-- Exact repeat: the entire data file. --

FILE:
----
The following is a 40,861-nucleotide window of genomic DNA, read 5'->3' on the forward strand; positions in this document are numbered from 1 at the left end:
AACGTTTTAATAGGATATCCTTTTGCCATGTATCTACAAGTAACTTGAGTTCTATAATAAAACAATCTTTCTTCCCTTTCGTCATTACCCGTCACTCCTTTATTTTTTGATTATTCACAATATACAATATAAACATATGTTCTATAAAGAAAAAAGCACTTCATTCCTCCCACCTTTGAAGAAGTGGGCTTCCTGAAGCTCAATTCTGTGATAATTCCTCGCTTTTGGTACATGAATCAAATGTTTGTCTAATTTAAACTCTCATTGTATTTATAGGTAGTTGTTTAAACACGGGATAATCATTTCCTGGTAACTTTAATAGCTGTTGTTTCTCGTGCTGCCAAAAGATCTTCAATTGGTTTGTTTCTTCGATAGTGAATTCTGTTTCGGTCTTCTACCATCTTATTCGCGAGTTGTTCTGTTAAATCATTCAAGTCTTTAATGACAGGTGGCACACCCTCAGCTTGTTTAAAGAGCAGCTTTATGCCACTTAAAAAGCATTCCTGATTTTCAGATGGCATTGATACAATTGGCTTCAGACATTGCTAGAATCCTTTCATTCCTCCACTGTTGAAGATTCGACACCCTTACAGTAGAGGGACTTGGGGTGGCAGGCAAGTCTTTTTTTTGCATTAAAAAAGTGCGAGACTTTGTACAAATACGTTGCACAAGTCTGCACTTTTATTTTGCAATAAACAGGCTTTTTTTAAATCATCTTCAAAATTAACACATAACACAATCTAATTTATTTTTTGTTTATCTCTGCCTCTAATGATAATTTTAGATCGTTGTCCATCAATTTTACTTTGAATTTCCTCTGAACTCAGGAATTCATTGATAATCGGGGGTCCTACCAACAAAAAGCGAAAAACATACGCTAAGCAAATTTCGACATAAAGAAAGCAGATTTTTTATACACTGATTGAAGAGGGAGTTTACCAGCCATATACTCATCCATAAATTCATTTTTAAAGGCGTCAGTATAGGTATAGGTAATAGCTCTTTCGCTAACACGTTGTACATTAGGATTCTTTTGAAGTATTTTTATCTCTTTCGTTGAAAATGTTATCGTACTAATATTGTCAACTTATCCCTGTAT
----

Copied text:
The following is a 40,861-nucleotide window of genomic DNA, read 5'->3' on the forward strand; positions in this document are numbered from 1 at the left end:
AACGTTTTAATAGGATATCCTTTTGCCATGTATCTACAAGTAACTTGAGTTCTATAATAAAACAATCTTTCTTCCCTTTCGTCATTACCCGTCACTCCTTTATTTTTTGATTATTCACAATATACAATATAAACATATGTTCTATAAAGAAAAAAGCACTTCATTCCTCCCACCTTTGAAGAAGTGGGCTTCCTGAAGCTCAATTCTGTGATAATTCCTCGCTTTTGGTACATGAATCAAATGTTTGTCTAATTTAAACTCTCATTGTATTTATAGGTAGTTGTTTAAACACGGGATAATCATTTCCTGGTAACTTTAATAGCTGTTGTTTCTCGTGCTGCCAAAAGATCTTCAATTGGTTTGTTTCTTCGATAGTGAATTCTGTTTCGGTCTTCTACCATCTTATTCGCGAGTTGTTCTGTTAAATCATTCAAGTCTTTAATGACAGGTGGCACACCCTCAGCTTGTTTAAAGAGCAGCTTTATGCCACTTAAAAAGCATTCCTGATTTTCAGATGGCATTGATACAATTGGCTTCAGACATTGCTAGAATCCTTTCATTCCTCCACTGTTGAAGATTCGACACCCTTACAGTAGAGGGACTTGGGGTGGCAGGCAAGTCTTTTTTTTGCATTAAAAAAGTGCGAGACTTTGTACAAATACGTTGCACAAGTCTGCACTTTTATTTTGCAATAAACAGGCTTTTTTTAAATCATCTTCAAAATTAACACATAACACAATCTAATTTATTTTTTGTTTATCTCTGCCTCTAATGATAATTTTAGATCGTTGTCCATCAATTTTACTTTGAATTTCCTCTGAACTCAGGAATTCATTGATAATCGGGGGTCCTACCAACAAAAAGCGAAAAACATACGCTAAGCAAATTTCGACATAAAGAAAGCAGATTTTTTATACACTGATTGAAGAGGGAGTTTACCAGCCATATACTCATCCATAAATTCATTTTTAAAGGCGTCAGTATAGGTATAGGTAATAGCTCTTTCGCTAACACGTTGTACATTAGGATTCTTTTGAAGTATTTTTATCTCTTTCGTTGAAAATGTTATCGTACTAATATTGTCAACTTATCCCTGTAT